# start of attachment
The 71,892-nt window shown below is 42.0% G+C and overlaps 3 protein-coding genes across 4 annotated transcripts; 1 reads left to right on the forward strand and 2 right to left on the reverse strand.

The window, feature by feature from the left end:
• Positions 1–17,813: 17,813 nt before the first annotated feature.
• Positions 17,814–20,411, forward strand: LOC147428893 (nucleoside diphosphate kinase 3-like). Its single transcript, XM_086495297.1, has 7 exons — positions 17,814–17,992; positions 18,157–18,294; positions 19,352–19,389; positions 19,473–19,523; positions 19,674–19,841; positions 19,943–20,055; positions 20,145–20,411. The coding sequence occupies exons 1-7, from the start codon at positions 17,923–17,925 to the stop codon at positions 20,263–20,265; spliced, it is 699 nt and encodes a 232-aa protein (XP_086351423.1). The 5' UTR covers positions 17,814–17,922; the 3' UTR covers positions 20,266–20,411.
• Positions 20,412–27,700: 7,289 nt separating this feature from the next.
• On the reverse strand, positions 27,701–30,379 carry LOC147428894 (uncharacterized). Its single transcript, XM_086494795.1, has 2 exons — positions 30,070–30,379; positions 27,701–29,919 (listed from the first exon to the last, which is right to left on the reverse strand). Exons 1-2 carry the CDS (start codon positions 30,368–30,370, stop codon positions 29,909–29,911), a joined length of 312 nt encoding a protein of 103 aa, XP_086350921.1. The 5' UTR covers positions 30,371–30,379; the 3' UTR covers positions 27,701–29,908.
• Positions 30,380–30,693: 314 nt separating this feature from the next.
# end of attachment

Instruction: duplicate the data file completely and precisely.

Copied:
The 71,892-nt window shown below is 42.0% G+C and overlaps 3 protein-coding genes across 4 annotated transcripts; 1 reads left to right on the forward strand and 2 right to left on the reverse strand.

The window, feature by feature from the left end:
• Positions 1–17,813: 17,813 nt before the first annotated feature.
• Positions 17,814–20,411, forward strand: LOC147428893 (nucleoside diphosphate kinase 3-like). Its single transcript, XM_086495297.1, has 7 exons — positions 17,814–17,992; positions 18,157–18,294; positions 19,352–19,389; positions 19,473–19,523; positions 19,674–19,841; positions 19,943–20,055; positions 20,145–20,411. The coding sequence occupies exons 1-7, from the start codon at positions 17,923–17,925 to the stop codon at positions 20,263–20,265; spliced, it is 699 nt and encodes a 232-aa protein (XP_086351423.1). The 5' UTR covers positions 17,814–17,922; the 3' UTR covers positions 20,266–20,411.
• Positions 20,412–27,700: 7,289 nt separating this feature from the next.
• On the reverse strand, positions 27,701–30,379 carry LOC147428894 (uncharacterized). Its single transcript, XM_086494795.1, has 2 exons — positions 30,070–30,379; positions 27,701–29,919 (listed from the first exon to the last, which is right to left on the reverse strand). Exons 1-2 carry the CDS (start codon positions 30,368–30,370, stop codon positions 29,909–29,911), a joined length of 312 nt encoding a protein of 103 aa, XP_086350921.1. The 5' UTR covers positions 30,371–30,379; the 3' UTR covers positions 27,701–29,908.
• Positions 30,380–30,693: 314 nt separating this feature from the next.